Questions and Answers
THIS IS A BRIEF INTRODUCTION TO NEPHROTIC SYNDROME AND WHAT IS USUALLY THE CASE IN THE UNITED KINGDOM.
TREATMENT AND MANAGEMENT CAN VARY FROM COUNTRY TO COUNTRY AND EVEN FROM TOWN TO TOWN. WHEN YOU HAVE SPECIFIC QUESTIONS, PLEASE GET IN TOUCH WITH US. WE WILL EITHER HAVE OR ATTEMPT TO GET THE ANSWER.
Nephrotic syndrome occurs when the kidneys leak large amounts of protein (mostly albumin) into the urine. Protein lost in the urine results in a lower level of proteins in the blood. It is these proteins in the blood which help to hold water within the blood vessels. Therefore, when the protein level is very low, water passes into the tissues and this is recognised as swelling (oedema).
What is the cause of NEPHROTIC SYNDROME
The cause is still unknown but research is beginning to provide more information about the actual changes in the kidney. Nephrotic syndrome affects boys more than girls. The usual age at which the problem begins is 2 to 5 years. It is a rare condition which affects approximately 1 in 50,000 children per year. The condition tends to be more common in families with a history of allergies.
What is the treatment?
Prednisalone (steroid) will be the drug prescribed for your child when he/she is first diagnosed. Most children respond to this drug with disappearance of the protein in their urine and loss of swelling within 1-2 weeks (we call this REMISSION. Occasionally water tablets (diuretics) are also given to control the oedema before the Prednisalone has worked. As a precaution.... Children who are receiving steroid treatment should carry a steroid warning card with them at all times. Such steroid warning cards are available from the hospital pharmacy. Children who have recently been on steroids may require increased doses if involved in an accident or require an operation. This is the reason for carrying the steroid warning card. You may wish to consider purchasing a Medic Alert pendant or bracelet. This provides emergency identification for medical problems.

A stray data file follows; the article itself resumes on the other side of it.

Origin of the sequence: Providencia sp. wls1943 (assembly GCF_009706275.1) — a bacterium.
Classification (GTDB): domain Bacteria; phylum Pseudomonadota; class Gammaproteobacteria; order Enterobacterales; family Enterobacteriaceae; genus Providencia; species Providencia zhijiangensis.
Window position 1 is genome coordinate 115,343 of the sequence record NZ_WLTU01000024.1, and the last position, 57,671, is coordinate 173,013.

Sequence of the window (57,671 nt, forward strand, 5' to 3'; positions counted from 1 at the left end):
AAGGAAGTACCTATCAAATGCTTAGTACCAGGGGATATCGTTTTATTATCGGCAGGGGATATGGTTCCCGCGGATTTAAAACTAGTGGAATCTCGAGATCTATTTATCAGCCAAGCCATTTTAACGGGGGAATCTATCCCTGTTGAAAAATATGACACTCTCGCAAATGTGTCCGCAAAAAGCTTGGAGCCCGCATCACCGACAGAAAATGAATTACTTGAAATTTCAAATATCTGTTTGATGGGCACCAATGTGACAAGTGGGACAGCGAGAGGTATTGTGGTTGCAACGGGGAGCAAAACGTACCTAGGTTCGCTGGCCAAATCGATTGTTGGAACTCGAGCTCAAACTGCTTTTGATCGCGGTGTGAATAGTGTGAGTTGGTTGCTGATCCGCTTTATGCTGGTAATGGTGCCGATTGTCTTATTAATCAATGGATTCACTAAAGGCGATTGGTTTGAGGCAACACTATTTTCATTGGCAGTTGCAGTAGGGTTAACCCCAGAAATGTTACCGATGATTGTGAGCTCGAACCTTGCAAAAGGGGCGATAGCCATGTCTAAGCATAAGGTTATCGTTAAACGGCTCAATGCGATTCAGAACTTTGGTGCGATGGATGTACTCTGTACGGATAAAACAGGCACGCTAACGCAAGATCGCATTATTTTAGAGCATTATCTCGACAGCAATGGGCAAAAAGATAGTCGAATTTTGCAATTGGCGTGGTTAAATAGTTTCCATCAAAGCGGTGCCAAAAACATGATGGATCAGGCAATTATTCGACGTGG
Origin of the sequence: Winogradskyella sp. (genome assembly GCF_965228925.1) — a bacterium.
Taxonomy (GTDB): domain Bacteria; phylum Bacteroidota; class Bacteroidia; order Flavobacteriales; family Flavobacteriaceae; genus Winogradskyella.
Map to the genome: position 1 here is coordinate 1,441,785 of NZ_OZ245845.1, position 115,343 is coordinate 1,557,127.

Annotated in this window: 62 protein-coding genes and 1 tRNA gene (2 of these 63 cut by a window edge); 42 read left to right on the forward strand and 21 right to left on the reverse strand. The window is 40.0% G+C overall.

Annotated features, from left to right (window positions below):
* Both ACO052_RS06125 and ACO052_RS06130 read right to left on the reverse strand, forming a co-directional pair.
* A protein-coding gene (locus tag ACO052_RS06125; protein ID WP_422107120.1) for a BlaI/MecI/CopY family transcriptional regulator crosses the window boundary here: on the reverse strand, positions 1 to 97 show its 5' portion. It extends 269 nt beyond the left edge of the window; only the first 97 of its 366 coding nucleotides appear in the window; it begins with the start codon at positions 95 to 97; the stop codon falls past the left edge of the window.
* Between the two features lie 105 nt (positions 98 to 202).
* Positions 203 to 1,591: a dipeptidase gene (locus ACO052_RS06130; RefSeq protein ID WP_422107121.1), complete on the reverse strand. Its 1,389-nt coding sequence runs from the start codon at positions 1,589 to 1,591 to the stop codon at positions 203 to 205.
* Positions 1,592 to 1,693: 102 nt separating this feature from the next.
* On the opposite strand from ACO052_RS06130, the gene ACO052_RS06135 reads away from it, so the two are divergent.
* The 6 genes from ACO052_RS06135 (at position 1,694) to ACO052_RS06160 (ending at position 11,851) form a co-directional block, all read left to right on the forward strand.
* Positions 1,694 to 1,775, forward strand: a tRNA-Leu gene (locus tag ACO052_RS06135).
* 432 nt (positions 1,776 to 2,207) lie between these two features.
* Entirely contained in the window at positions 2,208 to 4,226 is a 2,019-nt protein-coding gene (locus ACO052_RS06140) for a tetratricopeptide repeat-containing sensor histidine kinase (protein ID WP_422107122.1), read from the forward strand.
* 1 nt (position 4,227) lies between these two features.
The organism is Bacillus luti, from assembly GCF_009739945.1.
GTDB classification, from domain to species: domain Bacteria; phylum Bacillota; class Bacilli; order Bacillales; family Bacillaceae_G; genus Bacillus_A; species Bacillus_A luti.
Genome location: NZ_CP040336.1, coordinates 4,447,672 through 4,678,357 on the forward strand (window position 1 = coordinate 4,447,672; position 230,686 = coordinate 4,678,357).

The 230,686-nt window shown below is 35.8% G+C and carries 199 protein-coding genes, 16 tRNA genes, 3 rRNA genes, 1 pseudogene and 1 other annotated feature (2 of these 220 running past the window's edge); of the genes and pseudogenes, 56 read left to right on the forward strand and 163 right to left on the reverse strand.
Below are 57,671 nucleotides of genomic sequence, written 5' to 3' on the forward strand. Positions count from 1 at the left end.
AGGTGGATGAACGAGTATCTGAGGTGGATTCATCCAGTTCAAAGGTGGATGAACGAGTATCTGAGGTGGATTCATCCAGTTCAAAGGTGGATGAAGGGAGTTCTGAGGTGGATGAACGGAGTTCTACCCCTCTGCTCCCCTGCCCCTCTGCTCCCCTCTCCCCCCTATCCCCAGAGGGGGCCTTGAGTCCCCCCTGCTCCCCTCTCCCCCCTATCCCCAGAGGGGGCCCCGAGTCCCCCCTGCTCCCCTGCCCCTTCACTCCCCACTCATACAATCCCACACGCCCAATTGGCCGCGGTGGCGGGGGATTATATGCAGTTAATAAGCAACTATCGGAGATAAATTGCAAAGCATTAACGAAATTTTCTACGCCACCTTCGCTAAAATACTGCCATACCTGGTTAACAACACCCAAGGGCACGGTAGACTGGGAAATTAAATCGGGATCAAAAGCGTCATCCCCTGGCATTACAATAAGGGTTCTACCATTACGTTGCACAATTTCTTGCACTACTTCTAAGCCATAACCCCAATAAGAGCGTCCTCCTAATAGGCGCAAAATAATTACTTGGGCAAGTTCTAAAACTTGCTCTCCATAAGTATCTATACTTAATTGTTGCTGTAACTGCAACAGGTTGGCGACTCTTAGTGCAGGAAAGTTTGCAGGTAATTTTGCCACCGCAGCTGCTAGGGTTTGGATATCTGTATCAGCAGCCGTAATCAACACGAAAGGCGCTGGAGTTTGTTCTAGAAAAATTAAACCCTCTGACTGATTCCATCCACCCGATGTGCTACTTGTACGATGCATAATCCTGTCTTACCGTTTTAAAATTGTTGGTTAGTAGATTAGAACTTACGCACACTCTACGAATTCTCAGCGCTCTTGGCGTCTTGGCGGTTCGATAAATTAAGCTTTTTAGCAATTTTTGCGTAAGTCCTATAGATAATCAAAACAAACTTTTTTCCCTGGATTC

What are the side-effects of treatment?
When Prednisalone is prescribed for short periods of time there are usually no serious or permanent side effects. However, we have listed below the side effects which may occur.
- a) Decreased resistance to infections such as coughs and colds
- b) Increase in appetite which may lead to a rapid increase in weight
- c) Flushed, swollen cheeks and stretch marks on the skin
- d) Rise in blood pressure which will be monitored at the clinic or at home
- e) Behavioural problems e.g. temper tantrums or mood changes and/or depression f) Steroids in very high doses can cause an increase in blood sugar and fat Lipid levels. Sugar in the urine does not mean your child has diabetes.
While your child is having treatment with steroids you may be asked to:-
- a) Test your child's first morning urine for protein with the urine testing sticks on a DAILY basis, unless told otherwise by your Doctor.
- b) Keep a diary of all urine results so that your doctor can review your child’s progress in clinic. The dose of Prednisalone and other comments should also be recorded. The urine test results will show if your child is responding to the prescribed treatment. If your child has a large amount of protein in the urine for three days in a row this may mean there is a relapse (often referred to as 3 plus for 3 days)and you should contact your doctor. If your child has no protein then they are in remission and should be well.